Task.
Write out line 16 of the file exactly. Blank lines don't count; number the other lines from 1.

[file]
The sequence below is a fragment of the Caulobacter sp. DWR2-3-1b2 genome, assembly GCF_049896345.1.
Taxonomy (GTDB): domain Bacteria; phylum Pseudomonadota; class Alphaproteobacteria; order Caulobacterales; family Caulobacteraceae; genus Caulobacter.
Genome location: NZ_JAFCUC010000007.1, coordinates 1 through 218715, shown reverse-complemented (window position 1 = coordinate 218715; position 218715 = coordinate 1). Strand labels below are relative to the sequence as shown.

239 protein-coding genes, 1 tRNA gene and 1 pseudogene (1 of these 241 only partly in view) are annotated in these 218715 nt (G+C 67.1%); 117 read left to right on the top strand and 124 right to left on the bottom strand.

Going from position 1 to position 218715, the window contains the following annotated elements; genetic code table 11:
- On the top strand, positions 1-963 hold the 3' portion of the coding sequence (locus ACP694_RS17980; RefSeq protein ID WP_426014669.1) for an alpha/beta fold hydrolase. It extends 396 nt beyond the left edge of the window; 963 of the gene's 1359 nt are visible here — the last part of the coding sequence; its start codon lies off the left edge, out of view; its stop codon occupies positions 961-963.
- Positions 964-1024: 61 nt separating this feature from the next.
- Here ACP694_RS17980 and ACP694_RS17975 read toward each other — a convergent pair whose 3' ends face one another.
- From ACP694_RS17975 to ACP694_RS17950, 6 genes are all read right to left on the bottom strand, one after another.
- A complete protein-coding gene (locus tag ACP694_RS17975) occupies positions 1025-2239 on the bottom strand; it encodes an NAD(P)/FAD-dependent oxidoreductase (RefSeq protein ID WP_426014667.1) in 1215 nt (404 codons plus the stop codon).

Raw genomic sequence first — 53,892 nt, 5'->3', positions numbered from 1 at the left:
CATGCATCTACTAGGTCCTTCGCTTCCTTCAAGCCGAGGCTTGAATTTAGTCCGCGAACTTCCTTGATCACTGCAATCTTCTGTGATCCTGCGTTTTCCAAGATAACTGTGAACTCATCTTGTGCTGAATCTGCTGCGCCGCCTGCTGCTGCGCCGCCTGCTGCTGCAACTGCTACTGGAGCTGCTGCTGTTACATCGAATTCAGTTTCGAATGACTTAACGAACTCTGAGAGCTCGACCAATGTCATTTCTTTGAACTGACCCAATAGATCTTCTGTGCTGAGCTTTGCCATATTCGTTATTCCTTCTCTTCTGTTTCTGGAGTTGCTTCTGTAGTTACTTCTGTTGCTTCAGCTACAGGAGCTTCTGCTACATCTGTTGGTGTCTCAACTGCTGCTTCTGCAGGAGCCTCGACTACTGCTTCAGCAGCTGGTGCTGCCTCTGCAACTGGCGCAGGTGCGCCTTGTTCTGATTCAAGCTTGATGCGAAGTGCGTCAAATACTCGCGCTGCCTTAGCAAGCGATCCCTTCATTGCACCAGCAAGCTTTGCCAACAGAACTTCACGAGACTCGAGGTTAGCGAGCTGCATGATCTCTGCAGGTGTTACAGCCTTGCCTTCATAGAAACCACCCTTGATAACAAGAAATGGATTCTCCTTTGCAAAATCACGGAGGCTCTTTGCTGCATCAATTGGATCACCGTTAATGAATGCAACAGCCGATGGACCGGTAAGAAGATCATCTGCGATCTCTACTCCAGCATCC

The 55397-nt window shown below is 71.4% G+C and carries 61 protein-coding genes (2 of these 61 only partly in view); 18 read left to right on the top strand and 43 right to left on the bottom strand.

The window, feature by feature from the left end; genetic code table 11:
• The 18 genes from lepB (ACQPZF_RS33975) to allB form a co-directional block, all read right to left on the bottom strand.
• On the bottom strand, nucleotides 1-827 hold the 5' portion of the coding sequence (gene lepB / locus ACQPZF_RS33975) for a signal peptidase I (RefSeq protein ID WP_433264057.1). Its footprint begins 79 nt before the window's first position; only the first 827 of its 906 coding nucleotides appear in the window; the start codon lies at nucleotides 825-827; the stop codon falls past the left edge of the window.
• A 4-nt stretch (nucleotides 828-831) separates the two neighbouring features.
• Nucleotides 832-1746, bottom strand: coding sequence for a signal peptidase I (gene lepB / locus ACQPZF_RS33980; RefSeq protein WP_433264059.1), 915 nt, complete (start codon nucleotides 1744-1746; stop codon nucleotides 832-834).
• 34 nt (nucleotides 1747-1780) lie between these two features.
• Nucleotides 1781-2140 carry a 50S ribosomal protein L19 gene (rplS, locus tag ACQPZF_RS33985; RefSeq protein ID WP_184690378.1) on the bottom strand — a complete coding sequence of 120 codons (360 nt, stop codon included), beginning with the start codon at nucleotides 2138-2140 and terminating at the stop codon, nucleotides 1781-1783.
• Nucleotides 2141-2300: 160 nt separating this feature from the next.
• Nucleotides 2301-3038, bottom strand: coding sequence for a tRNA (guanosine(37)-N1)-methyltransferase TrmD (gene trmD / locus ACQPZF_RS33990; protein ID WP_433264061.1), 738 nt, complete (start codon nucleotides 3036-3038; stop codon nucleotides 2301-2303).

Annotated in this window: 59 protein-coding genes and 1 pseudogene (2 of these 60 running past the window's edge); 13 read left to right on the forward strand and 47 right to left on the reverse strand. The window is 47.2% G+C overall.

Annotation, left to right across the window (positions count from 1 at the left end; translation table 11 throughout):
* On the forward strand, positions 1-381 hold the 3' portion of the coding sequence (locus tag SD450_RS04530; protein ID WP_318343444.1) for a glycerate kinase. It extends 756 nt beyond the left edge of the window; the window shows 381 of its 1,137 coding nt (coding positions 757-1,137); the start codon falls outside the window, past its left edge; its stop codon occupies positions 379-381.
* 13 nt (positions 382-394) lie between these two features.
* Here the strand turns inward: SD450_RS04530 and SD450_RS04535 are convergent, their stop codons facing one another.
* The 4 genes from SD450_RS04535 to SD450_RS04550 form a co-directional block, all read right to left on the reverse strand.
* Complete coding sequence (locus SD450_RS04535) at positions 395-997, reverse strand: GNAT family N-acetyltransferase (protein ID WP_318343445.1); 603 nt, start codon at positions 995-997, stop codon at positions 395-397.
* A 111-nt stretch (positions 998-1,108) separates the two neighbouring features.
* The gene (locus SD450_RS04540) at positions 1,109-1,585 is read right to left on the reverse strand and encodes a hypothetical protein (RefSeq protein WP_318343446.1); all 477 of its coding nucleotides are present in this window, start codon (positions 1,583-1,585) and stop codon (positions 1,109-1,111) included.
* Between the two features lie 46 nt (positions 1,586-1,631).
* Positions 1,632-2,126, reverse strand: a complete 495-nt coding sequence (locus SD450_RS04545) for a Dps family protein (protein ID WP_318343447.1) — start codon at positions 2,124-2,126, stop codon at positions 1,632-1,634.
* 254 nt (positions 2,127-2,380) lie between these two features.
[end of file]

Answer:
• On the bottom strand, nucleotides 1-827 hold the 5' portion of the coding sequence (gene lepB / locus ACQPZF_RS33975) for a signal peptidase I (RefSeq protein ID WP_433264057.1). Its footprint begins 79 nt before the window's first position; only the first 827 of its 906 coding nucleotides appear in the window; the start codon lies at nucleotides 825-827; the stop codon falls past the left edge of the window.